“The students have a good sense of aesthetics and they’re able to put things together in ways that are surprising,” Steinwachs said.
The experience of making the dresses was essentially one long experiment for everyone involved, including Steinwachs. Both Gordon and Mueller said the biggest lesson they learned was how to collaborate with other people, especially across different areas of expertise. Once people fell into their roles, things got easier as people figured out the part they had to play, Gordon said.
Having students from different majors and levels work so closely with each other was an unusual dynamic, Steinwachs said, but they were able to come together through many teaching and learning moments.
“There were some parts where there was a halt in production because we just did not know what to do, and too many people had ideas and we didn’t know how to narrow them down into the actual garment,” Mueller said. “But it worked out in the end. We were able to delegate tasks to people and use their strengths in order to complete the garment.”
Though it’s the first time Drexel students are featured as artists at Longwood Gardens, the holiday dress project isn’t the first time Drexel students have worked with Longwood Gardens. Earlier in 2022, DSI facilitated a culinary class designed around creating menu items for Longwood Gardens based on what’s grown there, and Senior Vice Provost for Academic Industry Partnerships Rajneesh Suri, PhD, said there are other projects in the works. This one, however, grew out of a connection between Westphal professor Joe Hancock and Longwood President Paul Redman, who came up with the idea of highlighting Drexel design students during the annual holiday exhibit.
“The objective of the Solutions Institute is to build comprehensive partnerships,” Suri said. “We aim to broaden the ways we collaborate with external partners and establish partnerships that evolve over time. That means we can provide organizations with not just one view on certain things, but a comprehensive approach. We need to approach education in an interdisciplinary way, too, so students can see and learn how things are done in different fields. Students learning to work across disciplines mirrors how effective organizations operate.”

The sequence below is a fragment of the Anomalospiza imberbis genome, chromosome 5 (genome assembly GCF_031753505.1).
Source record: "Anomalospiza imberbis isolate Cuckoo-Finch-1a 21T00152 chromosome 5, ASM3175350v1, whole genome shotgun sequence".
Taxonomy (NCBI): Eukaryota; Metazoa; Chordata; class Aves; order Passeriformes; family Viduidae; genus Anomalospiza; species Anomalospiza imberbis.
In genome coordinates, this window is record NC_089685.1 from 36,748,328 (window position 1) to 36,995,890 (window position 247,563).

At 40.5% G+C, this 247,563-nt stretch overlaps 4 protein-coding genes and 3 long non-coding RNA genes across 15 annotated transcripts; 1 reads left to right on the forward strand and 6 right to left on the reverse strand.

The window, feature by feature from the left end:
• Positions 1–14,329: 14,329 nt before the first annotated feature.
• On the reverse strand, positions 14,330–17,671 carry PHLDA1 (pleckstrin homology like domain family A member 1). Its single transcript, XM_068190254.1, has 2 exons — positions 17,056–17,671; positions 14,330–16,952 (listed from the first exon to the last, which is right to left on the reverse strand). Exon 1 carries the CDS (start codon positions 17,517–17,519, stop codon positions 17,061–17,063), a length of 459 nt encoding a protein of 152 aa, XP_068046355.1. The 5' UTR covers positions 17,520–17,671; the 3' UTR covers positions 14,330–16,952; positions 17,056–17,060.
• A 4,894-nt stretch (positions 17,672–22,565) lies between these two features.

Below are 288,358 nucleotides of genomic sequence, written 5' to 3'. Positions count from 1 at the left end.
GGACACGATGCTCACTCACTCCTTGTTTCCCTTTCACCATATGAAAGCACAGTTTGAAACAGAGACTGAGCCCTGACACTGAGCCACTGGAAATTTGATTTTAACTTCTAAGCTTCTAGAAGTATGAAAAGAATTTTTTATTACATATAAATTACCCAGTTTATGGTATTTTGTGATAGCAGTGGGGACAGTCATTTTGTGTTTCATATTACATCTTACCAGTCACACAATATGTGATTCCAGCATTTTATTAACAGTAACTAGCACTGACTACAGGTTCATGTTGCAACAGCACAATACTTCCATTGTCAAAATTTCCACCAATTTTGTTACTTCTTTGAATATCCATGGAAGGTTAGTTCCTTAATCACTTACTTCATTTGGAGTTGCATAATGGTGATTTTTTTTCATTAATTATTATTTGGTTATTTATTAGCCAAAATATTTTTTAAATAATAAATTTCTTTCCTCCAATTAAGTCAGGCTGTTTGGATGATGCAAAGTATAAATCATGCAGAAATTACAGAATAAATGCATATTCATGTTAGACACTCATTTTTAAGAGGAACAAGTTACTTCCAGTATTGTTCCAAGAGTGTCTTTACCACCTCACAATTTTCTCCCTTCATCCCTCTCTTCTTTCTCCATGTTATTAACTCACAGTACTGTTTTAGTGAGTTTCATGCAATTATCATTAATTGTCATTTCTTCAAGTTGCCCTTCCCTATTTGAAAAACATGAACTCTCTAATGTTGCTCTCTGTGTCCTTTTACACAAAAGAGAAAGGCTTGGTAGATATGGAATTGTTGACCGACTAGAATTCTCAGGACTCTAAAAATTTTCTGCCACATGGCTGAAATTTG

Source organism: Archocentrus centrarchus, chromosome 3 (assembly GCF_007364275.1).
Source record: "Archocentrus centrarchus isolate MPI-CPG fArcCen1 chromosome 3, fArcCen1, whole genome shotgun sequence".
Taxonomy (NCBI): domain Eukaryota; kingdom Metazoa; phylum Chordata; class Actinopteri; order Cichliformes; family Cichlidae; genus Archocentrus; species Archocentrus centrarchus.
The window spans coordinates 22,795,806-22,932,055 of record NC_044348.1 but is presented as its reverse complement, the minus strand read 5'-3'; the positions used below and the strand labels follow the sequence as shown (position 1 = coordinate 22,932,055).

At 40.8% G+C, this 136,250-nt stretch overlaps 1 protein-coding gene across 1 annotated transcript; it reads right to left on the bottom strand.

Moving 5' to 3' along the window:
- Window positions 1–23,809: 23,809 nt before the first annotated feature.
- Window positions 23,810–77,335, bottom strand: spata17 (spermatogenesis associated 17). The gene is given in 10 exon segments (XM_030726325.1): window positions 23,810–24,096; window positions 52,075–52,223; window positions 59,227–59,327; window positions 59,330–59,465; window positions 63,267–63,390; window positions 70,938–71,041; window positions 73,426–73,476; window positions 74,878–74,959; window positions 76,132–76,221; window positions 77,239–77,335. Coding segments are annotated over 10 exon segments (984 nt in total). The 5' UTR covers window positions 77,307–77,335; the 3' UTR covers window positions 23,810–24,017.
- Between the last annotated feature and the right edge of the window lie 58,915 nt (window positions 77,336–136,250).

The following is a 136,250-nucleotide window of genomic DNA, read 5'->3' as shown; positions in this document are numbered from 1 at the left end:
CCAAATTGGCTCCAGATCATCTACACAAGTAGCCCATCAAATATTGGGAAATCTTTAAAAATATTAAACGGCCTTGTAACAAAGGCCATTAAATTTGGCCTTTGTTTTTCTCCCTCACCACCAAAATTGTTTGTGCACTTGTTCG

DSI Vice President Anna Koulas sees the botanical garment project as a natural progression of the partnership with Longwood Gardens, which brings Drexel creativity into the Longwood experience.
“When we began talking to Longwood pre-pandemic, we were interested in working together around the garden experience and environment and sustainability,” Koulas said. “The pandemic pushed our organizations to imagine new ways we could collaborate. As Longwood brings the gardens into the next century, they’re thinking about how their customer experience is changing; the displays they’re bringing in, in terms of light, sound and music, are changing very quickly. It’s fascinating from an educational perspective for our students and faculty to join forces.”
As for the educational value from the project, Gordon and Mueller can attest to that. Both students have learned more about their industries as well as what else they might be interested in — Gordon, for example, learned of her love for fashion.
“I’m just happy Drexel was able to have this opportunity with Longwood and that we were able to partake. I feel like it would’ve turned out much differently if it was just for fashion design students, and it was great to have broad expertise for this,” Mueller said.